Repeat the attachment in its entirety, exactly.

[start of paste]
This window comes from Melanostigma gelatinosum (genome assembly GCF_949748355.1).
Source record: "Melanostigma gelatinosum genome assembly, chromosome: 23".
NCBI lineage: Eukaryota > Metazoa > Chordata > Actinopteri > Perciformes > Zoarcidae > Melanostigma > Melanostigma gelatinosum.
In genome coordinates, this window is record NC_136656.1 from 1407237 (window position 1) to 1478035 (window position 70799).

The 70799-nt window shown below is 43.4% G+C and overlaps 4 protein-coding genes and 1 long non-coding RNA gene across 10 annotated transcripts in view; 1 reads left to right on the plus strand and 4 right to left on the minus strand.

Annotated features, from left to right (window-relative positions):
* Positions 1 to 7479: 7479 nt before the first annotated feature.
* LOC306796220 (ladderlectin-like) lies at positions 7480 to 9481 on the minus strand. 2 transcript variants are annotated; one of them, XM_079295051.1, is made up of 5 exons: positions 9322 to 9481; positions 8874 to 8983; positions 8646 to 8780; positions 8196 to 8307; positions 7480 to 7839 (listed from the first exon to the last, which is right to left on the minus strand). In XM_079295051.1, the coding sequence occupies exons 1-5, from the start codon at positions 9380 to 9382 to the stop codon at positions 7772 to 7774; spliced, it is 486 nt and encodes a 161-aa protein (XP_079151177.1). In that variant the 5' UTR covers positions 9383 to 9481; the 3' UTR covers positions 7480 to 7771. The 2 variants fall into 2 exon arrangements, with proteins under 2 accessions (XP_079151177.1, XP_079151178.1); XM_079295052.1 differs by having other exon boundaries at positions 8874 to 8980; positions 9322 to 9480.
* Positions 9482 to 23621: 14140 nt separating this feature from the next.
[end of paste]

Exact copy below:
This window comes from Melanostigma gelatinosum (genome assembly GCF_949748355.1).
Source record: "Melanostigma gelatinosum genome assembly, chromosome: 23".
NCBI lineage: Eukaryota > Metazoa > Chordata > Actinopteri > Perciformes > Zoarcidae > Melanostigma > Melanostigma gelatinosum.
In genome coordinates, this window is record NC_136656.1 from 1407237 (window position 1) to 1478035 (window position 70799).

The 70799-nt window shown below is 43.4% G+C and overlaps 4 protein-coding genes and 1 long non-coding RNA gene across 10 annotated transcripts in view; 1 reads left to right on the plus strand and 4 right to left on the minus strand.

Annotated features, from left to right (window-relative positions):
* Positions 1 to 7479: 7479 nt before the first annotated feature.
* LOC306796220 (ladderlectin-like) lies at positions 7480 to 9481 on the minus strand. 2 transcript variants are annotated; one of them, XM_079295051.1, is made up of 5 exons: positions 9322 to 9481; positions 8874 to 8983; positions 8646 to 8780; positions 8196 to 8307; positions 7480 to 7839 (listed from the first exon to the last, which is right to left on the minus strand). In XM_079295051.1, the coding sequence occupies exons 1-5, from the start codon at positions 9380 to 9382 to the stop codon at positions 7772 to 7774; spliced, it is 486 nt and encodes a 161-aa protein (XP_079151177.1). In that variant the 5' UTR covers positions 9383 to 9481; the 3' UTR covers positions 7480 to 7771. The 2 variants fall into 2 exon arrangements, with proteins under 2 accessions (XP_079151177.1, XP_079151178.1); XM_079295052.1 differs by having other exon boundaries at positions 8874 to 8980; positions 9322 to 9480.
* Positions 9482 to 23621: 14140 nt separating this feature from the next.